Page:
Look deeper

In a previous paper titled "Light-adapted flicker optoretinograms captured with a Spatio-Temporal Optical Coherence-Tomography (STOC-T) system," ICTER researchers described the Spatio-Temporal Optical Coherence Tomography (STOC-T) time-frequency OCT system they invented for capturing retinal optoretinograms.

Now, Wojtkowski's team at ICTER, in a paper titled "Spatio-Temporal Optical Coherence Tomography Provides Full Thickness Imaging of the Chorioretinal Complex", has shown that retinal images obtained using STOC-T maintain a uniform resolution of ~ 5 μm in all three dimensions, across a thickness of about 800 μm. This, in turn, allows them to obtain high-contrast, volumetric images of the choriocapillaris with reduced scattering effects.

“We applied known data processing algorithms and developed new ones to handle and process the acquired data sets to obtain high-contrast 3D data (volumes) for the retina in large fields of view,” Wojtkowski said in the IPCPAS news release. “The technology and algorithms made it possible to image the retina and choroid at high transverse resolution at different depths, making the differentiation of morphology visible for the first time within the Sattler, Haller, and choriocapillaris layers."

According to the news release, the primary limitation for clinical application of this breakthrough technique is the current camera price, around $108,600 (100,000 euros). The ICTER scientists, according to the release, expect that as the volume of camera production increases, the cost would gradually drop, although it is difficult to predict to what level. Indeed, many research facilities need help to afford such an expensive tool.

Moreover, the news release noted that STOC tomography enables distinct imaging of all primary layers of the choroid while making difficult-to-image layers visible over a large transverse and axial range. The data can only be analyzed offline due to the low transmission speed between the camera and the computer. Considerable computer processing power is required to process all the vast amounts of data generated, but this can be reduced somewhat by using machine learning algorithms such as deep learning.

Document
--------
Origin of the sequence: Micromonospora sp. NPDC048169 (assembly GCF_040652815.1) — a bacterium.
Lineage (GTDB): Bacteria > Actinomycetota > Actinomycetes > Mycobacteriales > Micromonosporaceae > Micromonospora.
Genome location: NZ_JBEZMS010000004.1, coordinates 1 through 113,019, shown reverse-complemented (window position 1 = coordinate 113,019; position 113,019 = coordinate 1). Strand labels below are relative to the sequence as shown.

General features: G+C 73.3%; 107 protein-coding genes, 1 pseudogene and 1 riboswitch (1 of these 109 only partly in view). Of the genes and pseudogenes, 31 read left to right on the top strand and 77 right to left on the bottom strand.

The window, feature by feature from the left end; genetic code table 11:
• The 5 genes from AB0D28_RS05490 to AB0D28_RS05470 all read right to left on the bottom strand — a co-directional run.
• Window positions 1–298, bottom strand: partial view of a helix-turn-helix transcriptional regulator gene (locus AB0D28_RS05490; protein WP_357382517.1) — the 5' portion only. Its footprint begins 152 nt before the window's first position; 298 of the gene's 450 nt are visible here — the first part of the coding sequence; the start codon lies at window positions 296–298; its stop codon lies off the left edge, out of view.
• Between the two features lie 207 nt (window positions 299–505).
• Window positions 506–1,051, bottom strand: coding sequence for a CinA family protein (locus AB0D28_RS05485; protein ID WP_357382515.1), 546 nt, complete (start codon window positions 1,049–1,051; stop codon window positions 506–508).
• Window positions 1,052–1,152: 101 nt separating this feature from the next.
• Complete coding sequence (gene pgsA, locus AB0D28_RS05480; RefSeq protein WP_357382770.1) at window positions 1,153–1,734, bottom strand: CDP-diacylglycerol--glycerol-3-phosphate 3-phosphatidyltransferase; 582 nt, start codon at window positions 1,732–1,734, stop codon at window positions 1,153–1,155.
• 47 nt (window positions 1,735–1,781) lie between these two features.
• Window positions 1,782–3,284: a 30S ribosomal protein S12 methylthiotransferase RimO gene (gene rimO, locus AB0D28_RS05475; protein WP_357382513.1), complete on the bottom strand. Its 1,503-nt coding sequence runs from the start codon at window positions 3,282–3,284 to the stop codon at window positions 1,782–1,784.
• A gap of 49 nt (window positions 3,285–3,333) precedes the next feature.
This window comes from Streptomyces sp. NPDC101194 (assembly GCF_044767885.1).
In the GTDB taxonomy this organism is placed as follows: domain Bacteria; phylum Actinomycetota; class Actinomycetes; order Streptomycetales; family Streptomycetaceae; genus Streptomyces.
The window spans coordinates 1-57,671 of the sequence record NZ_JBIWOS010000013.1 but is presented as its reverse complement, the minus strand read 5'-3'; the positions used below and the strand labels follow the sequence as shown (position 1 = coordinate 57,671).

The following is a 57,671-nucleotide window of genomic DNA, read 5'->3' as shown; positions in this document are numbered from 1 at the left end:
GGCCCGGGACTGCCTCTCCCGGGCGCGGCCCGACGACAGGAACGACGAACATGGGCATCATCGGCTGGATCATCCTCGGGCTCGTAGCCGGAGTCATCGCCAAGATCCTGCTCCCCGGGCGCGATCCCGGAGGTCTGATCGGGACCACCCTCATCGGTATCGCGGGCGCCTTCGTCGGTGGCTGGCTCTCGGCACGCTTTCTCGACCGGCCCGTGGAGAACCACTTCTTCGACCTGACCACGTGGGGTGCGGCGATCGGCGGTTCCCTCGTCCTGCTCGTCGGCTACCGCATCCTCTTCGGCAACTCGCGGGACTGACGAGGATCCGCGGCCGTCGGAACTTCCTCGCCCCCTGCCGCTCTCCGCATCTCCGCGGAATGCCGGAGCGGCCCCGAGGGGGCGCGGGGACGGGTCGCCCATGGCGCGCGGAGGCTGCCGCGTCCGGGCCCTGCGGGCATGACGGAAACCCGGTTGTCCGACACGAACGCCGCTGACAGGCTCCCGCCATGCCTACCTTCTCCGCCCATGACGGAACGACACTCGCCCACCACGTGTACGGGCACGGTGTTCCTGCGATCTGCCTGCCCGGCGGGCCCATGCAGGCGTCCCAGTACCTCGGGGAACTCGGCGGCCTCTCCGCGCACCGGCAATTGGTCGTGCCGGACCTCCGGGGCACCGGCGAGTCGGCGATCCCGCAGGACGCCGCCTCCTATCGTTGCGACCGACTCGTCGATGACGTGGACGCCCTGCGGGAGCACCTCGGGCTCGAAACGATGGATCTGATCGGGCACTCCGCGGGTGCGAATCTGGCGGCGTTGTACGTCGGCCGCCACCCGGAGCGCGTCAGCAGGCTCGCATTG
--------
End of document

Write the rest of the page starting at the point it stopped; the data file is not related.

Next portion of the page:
According to the news release, using STOC-T for retinal imaging makes it possible to reconstruct the morphology of the cones of the human eye in a non-invasive manner. Thanks to the camera above, the STOC-T method makes it possible to capture the retina in a fraction of a second and record its entire depth in extremely high, unprecedented resolution. In clinical practice, even before the patient has time to blink, his or her eye will already be fully imaged, with an accuracy that allows single cells to be viewed. STOC tomography has the potential to usher in a new era in the diagnosis of eye diseases, although much more practical refinement needs to be done before it can be routinely disseminated in the clinic.

Reference

1 Egidijus Auksorius, Dawid Borycki, Piotr Wegrzyn, Bartosz L. Sikorski, Kamil Lizewski, Ieva Zickiene, Mounika Rapolu, Karolis Adomavicius, Slawomir Tomczewski, Maciej Wojtkowski. Spatio-temporal optical coherence tomography provides full thickness imaging of the chorioretinal complex. iScience. Volume 25, Issue 12. DOI: https://doi.org/10.1016/j.isci.2022.105513.